- New York Attorney General James announced the recovery of $3 million from luxury residential property developer Heatherwood Communities LLC, resolving allegations that it withheld prevailing wages and benefits from employees. These benefits and wages were required to be paid to the employees by the tax credit program through which the developer received tax emptions on two properties.
- New York Attorney General James announced a $753,457 agreement with HQRC Management Services LLC, its owner, and affiliated dentistry locations. The settlement resolves allegations that the dentistry group performed and billed the New York and New Jersey Medicaid programs for medically unnecessary pediatric “baby root canals.”
- New York Attorney General James announced a settlement with ambulance company Mobile Life Support Services, Inc., resolving allegations that the company unlawfully billed patients for emergency medical services through “balance billing,” or charging patients for the difference between their insurance payments and the cost of their services. The settlement includes a $100,000 penalty, full restitution plus interest, closure of all accounts with debt collectors, and updated billing practices.
- New York Attorney General James announced a settlement with school bus company Hoyt Transportation, Inc., resolving allegations that the company excessively idled at bus yards, creating air pollution and health and wellness issues. The settlement includes a $38,850 penalty, monitoring, and an anti-idling training program.
- North Carolina Attorney General Stein announced that his office won a consent judgment for over $23 million against debt collection companies Turtle Creek Assets Ltd., Turtle Creek Rentals LLC, Royal Park Holdings Inc., and their owner for conducting illegal debt collection practices and taking advantage of consumers. In addition to the monetary relief, the consent judgment bans the defendants from debt collection in North Carolina and includes several other requirements such as clearing negative credit lines, giving up property claims, and vacating civil judgments.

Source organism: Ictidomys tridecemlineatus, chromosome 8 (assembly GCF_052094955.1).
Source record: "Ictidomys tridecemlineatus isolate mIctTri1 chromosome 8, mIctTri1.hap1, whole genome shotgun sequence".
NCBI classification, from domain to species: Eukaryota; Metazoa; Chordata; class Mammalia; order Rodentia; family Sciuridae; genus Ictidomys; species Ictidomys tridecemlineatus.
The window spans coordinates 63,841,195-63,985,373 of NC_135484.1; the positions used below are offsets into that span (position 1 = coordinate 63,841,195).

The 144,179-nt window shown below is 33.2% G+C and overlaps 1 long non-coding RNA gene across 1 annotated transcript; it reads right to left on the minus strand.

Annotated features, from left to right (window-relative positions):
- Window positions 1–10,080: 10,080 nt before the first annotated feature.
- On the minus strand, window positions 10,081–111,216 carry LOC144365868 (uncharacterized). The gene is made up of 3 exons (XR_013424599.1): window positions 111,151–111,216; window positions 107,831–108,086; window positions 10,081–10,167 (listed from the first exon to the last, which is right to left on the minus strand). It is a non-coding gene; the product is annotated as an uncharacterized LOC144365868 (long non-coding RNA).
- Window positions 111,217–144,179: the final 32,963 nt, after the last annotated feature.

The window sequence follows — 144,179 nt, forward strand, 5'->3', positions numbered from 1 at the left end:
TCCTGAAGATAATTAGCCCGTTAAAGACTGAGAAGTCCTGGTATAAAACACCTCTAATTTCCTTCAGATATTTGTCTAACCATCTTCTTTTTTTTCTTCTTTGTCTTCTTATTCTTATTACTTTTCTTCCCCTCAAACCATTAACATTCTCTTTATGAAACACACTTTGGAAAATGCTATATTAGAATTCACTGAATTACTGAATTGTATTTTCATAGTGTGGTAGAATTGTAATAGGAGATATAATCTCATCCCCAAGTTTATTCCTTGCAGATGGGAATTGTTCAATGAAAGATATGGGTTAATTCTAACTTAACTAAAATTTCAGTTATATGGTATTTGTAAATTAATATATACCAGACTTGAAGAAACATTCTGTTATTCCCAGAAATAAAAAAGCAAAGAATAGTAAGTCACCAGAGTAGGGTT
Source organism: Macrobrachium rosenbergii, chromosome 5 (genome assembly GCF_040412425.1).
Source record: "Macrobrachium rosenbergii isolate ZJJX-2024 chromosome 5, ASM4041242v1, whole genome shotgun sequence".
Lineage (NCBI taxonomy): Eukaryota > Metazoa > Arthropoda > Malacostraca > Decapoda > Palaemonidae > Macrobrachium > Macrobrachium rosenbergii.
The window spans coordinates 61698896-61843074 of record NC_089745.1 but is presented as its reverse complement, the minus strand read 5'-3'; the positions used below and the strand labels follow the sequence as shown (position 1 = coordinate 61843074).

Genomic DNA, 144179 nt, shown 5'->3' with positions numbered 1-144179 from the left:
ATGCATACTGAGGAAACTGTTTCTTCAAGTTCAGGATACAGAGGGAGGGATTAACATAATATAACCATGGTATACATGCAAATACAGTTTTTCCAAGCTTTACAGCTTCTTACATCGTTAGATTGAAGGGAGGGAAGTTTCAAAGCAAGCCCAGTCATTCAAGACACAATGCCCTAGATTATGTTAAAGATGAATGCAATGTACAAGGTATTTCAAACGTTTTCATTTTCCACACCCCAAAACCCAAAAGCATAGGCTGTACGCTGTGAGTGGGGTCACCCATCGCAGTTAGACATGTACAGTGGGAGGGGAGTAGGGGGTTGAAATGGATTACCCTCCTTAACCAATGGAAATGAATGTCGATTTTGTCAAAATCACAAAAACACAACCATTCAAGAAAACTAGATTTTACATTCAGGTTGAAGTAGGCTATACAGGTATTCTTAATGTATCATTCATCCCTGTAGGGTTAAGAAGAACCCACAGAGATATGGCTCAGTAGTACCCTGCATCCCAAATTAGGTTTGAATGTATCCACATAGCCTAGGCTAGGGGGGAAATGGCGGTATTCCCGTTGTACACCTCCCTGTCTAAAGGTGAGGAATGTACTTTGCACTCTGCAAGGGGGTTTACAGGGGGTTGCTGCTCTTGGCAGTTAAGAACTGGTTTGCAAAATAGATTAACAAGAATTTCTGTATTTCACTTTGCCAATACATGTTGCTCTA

- North Carolina Attorney General Stein announced that his office won default judgments that permanently ban two contractors who previously defrauded consumers from ever conducting home repair and contracting work in North Carolina. One contractor had misled consumers related to Hurricane Florence repair work, and the other contractor scammed elderly consumers over home repair work.
- Ohio Attorney General Yost filed a lawsuit against pole barn and garage builder Clear View Construction, LLC and its owner, accusing them of accepting over $174,000 from consumers but failing to complete and sometimes even start construction work. The lawsuit seeks consumer restitution, declaratory and injunctive relief, and penalties.
- Washington Attorney General Ferguson announced the results of a consumer protection survey, which revealed that 59% of consumers in the state may have been unintentionally enrolled in a subscription service or plan while thinking they were making a one-time purchase. The survey also indicated that pre-check boxes are a large source of the problem and revealed that about 100,000 people may have been unable to cancel their subscriptions. The survey was part of Attorney General Ferguson’s Honest Fees Initiative and included responses from 1,207 adults.
- West Virginia Attorney General Morrisey filed a lawsuit against a wedding planner and disc jockey for allegedly failing to provide advertised services to many clients in violation of the Consumer Credit and Protection Act and for failing to register her business with applicable state entities. The lawsuit seeks injunctive relief and maximum civil penalties.